Let’s say you need to build a new rocket. Where do you start?
Well, what kind of rocket are you going to create? All rockets, after all, are not created equal – the world is full of a variety of rockets, all designed for different purposes.
Step One: Know What Your Rocket Needs to Do.
In order to know what kind of rocket you’re going to build, you need to know its requirements.
For the sake of this hypothetical example, let’s say the new rocket you need to build is to be designed for the purpose of human exploration of deep space. Specifically, it’s going to be the rocket that will enable human missions to Mars, far and away the most ambitious task ever undertaken in spaceflight history. A bold mission requires a bold rocket.
Step Two: Establish Mission Parameters.
Over history, there have been numerous studies of how to get to Mars, so you take the best data you can get and figure out what it takes to execute those missions. The general thinking is that you’re going to need multiple launches to carry out the mission, but even with multiple launches, there are going to be some really big pieces. You’re going to have to be able to lift at least 130 metric tons of stuff (a.k.a. payload) into Earth orbit. Many engineers think your lander may measure up to 30 feet across, so you need a payload volume big enough to carry it.
Step Three: Call in Experts.
You work with other rocket designers, in both the government and commercial spaceflight worlds. You listen to a lot of ideas. And I mean, a LOT of ideas.
Step Four: Start Drawing.
You start creating rocket designs. You work from a blank sheet of paper. In fact, you get a lot of blank sheets of paper. Reams of paper, really.
Step Five: Whittle Down the Possibilities.
The challenge, it turns out, is not to design a rocket capable of supporting human missions to Mars. The challenge is designing the BEST rocket for the mission.
And the real challenge of doing that is knowing which rocket is best. What’s the standard for “bestness” in a Mars rocket? It’s a more complex question than it might sound – it’s vital, for example, that the rocket be powerful, but the best rocket is not the one that’s most powerful. Once you have enough power, more power makes less difference.
As you probably guessed, this question is not completely hypothetical; four years ago, this exact scenario led to the birth of Space Launch System. Engineers were tasked with designing the 130-metric-ton Mars rocket described above. They called in government and industry experts. They reviewed more than 1,000 possible designs for the vehicle.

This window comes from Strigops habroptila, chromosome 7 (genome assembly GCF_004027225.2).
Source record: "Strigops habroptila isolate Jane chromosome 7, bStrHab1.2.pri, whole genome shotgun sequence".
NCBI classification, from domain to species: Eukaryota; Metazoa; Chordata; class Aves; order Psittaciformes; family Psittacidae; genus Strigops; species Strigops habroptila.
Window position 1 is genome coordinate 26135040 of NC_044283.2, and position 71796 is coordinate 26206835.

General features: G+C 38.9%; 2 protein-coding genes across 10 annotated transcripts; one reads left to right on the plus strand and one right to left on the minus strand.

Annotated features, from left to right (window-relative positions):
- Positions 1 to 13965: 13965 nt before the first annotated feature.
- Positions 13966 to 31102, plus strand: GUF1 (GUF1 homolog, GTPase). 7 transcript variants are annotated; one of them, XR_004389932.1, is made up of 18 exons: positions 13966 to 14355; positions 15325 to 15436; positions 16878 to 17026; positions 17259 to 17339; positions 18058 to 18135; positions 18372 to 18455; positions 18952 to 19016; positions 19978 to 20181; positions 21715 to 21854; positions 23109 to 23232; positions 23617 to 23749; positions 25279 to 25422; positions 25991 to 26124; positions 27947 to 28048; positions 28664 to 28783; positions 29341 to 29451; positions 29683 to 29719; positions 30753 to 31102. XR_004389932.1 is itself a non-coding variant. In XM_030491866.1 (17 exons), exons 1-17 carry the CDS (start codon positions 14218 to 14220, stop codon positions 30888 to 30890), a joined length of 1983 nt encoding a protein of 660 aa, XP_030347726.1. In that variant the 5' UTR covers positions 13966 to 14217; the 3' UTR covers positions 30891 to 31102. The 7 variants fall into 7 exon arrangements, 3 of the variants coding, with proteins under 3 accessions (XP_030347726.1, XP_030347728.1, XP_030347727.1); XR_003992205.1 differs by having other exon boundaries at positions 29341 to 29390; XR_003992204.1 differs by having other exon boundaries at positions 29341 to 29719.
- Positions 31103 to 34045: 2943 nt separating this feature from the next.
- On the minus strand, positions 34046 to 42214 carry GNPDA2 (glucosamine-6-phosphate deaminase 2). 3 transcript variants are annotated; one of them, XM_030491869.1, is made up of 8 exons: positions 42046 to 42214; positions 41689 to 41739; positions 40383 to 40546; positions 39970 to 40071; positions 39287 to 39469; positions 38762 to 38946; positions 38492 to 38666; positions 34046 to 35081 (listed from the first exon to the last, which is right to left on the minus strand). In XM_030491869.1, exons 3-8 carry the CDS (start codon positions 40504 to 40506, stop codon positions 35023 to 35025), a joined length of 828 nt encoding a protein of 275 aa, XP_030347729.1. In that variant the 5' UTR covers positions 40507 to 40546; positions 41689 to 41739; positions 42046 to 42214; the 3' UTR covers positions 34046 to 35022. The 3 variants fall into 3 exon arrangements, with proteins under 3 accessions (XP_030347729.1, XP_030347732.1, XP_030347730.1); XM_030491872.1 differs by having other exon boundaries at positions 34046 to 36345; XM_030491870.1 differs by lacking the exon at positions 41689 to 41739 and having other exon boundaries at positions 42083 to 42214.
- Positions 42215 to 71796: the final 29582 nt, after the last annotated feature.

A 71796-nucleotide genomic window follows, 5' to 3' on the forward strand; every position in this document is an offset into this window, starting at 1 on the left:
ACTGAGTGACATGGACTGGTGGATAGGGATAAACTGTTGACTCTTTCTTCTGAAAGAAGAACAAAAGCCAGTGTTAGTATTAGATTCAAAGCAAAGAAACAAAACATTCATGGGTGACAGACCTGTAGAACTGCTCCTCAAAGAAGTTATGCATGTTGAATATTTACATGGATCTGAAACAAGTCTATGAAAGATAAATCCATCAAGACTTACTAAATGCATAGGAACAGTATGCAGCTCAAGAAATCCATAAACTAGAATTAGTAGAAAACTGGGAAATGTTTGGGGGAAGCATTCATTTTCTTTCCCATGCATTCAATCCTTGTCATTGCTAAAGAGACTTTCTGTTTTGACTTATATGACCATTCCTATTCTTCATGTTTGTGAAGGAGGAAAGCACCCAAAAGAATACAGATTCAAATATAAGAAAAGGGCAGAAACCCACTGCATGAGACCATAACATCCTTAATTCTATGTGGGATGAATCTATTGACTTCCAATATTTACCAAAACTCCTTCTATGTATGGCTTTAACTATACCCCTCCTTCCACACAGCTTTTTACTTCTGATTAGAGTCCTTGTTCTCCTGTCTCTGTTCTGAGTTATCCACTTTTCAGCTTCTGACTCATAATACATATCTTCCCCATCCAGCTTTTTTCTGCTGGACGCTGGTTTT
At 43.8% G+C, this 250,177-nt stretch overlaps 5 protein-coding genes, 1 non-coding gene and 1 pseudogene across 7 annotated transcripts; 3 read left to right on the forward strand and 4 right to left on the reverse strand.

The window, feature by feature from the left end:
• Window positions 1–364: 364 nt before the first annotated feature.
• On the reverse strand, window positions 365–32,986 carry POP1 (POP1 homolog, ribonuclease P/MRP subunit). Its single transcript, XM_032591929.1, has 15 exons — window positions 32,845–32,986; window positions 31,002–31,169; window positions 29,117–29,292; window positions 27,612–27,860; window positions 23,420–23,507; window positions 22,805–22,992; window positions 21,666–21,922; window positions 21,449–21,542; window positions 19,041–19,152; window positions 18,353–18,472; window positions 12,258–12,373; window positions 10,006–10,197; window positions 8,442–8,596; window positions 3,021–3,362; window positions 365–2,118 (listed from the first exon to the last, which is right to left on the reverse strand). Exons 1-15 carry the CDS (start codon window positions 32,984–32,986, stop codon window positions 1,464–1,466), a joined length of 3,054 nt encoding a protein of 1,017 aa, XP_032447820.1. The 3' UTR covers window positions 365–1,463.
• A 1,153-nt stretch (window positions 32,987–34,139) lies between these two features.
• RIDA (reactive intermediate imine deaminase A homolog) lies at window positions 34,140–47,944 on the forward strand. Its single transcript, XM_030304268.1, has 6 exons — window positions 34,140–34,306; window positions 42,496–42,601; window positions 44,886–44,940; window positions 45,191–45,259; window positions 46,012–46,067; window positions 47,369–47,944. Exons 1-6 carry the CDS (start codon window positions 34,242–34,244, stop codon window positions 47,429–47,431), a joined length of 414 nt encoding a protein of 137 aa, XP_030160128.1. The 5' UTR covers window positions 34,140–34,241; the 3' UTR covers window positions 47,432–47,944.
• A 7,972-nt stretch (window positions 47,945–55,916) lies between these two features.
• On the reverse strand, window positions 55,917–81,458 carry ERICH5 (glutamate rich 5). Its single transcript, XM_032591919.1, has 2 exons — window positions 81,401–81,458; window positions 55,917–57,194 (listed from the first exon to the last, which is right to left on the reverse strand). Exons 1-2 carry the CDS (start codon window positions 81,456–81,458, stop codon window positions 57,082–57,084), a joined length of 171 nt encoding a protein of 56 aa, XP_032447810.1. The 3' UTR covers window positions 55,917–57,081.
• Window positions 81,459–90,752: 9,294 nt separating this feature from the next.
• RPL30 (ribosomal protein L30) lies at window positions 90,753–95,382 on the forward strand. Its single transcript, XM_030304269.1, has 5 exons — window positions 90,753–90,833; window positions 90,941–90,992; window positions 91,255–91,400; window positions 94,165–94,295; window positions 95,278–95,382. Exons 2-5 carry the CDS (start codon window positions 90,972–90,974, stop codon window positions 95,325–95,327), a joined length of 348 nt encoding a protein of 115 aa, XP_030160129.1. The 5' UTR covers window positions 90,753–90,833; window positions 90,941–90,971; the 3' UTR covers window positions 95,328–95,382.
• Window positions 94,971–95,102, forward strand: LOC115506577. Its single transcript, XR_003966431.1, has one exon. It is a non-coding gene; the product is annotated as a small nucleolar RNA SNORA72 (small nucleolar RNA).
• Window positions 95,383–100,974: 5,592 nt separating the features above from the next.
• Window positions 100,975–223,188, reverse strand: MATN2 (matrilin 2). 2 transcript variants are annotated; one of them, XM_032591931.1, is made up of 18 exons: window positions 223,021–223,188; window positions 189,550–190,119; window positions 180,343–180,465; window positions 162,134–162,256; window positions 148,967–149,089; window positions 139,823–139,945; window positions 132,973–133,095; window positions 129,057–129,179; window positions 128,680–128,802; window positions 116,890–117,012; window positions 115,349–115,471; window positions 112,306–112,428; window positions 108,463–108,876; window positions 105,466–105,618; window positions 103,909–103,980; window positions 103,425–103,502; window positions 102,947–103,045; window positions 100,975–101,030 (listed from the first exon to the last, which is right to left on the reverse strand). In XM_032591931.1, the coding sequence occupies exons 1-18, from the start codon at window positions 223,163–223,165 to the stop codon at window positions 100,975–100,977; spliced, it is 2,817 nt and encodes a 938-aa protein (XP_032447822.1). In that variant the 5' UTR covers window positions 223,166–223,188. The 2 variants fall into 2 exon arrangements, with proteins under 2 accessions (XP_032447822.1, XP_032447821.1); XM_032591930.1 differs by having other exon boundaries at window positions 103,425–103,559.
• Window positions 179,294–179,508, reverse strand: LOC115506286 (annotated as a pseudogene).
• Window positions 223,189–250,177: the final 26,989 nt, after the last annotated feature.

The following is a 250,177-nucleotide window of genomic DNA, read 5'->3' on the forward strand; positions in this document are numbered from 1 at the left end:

In the case of the SLS, some concepts were easy to reject: there were clearly better choices, for example, than the rocket that was too wide to fit out of the giant doors of the Vehicle Assembly Building at Kennedy Space Center.
Three stood out – a Saturn-like large, multi-stage rocket, using the kerosene fuel that powered the moon rocket instead of the shuttle’s liquid hydrogen; a rocket built from components based on current smaller rockets, taking advantage of industry successes; and a design that would be an evolutionary step from systems used on the space shuttle. But which was best?
External constraints had to be considered – in addition to the guideline that the rocket had to support human deep space exploration, national policy said it had to use, where possible, resources from the then-about-to-end shuttle program and earlier Constellation development effort. Any of the designs could have met this guideline; NASA worked to pick the design, and then identify existing resources that could facilitate its development.
NASA chose three additional standards to measure the rockets – any qualified design would be judged by how well it met standards of safety, affordability and sustainability.
Each of the three had strengths and weaknesses; engineers studied and debated the pros and cons of each. Ultimately, while the Saturn-like rocket was a good design, the time and cost needed to design, build, and launch it was too great. The smaller-rocket-derived design, in contrast, offered development advantages over the kerosene vehicle since the existing hardware and support systems provided a head start, but its complexity counted against it in the safety measurement. If you don’t have a barge, you can get the same effect by strapping a whole lot of rowboats together, but it’s not going to be the same.
The remaining design, based on a combination of upgrades to shuttle systems and new developments, provided advantages in shortening development time and reducing costs, and offering safety advantages through the use of proven propulsion systems.
Step Six: Pick the Best Design.
And so from the thousands, one remained — the design that could not only carry out the mission to Mars, but could do so most safely, affordably and sustainably.
The lengthy journey to the launch pad had begun.
Next Time: Just What Is An SLS, Anyway?
Join in the conversation: Visit our Facebook page to comment on the post about this blog. We’d love to hear your feedback!
David Hitt works in the strategic communications office of NASA’s Space Launch System Program. He began working in NASA Education at Marshall Space Flight Center in 2002, and is the author of two books on spaceflight history.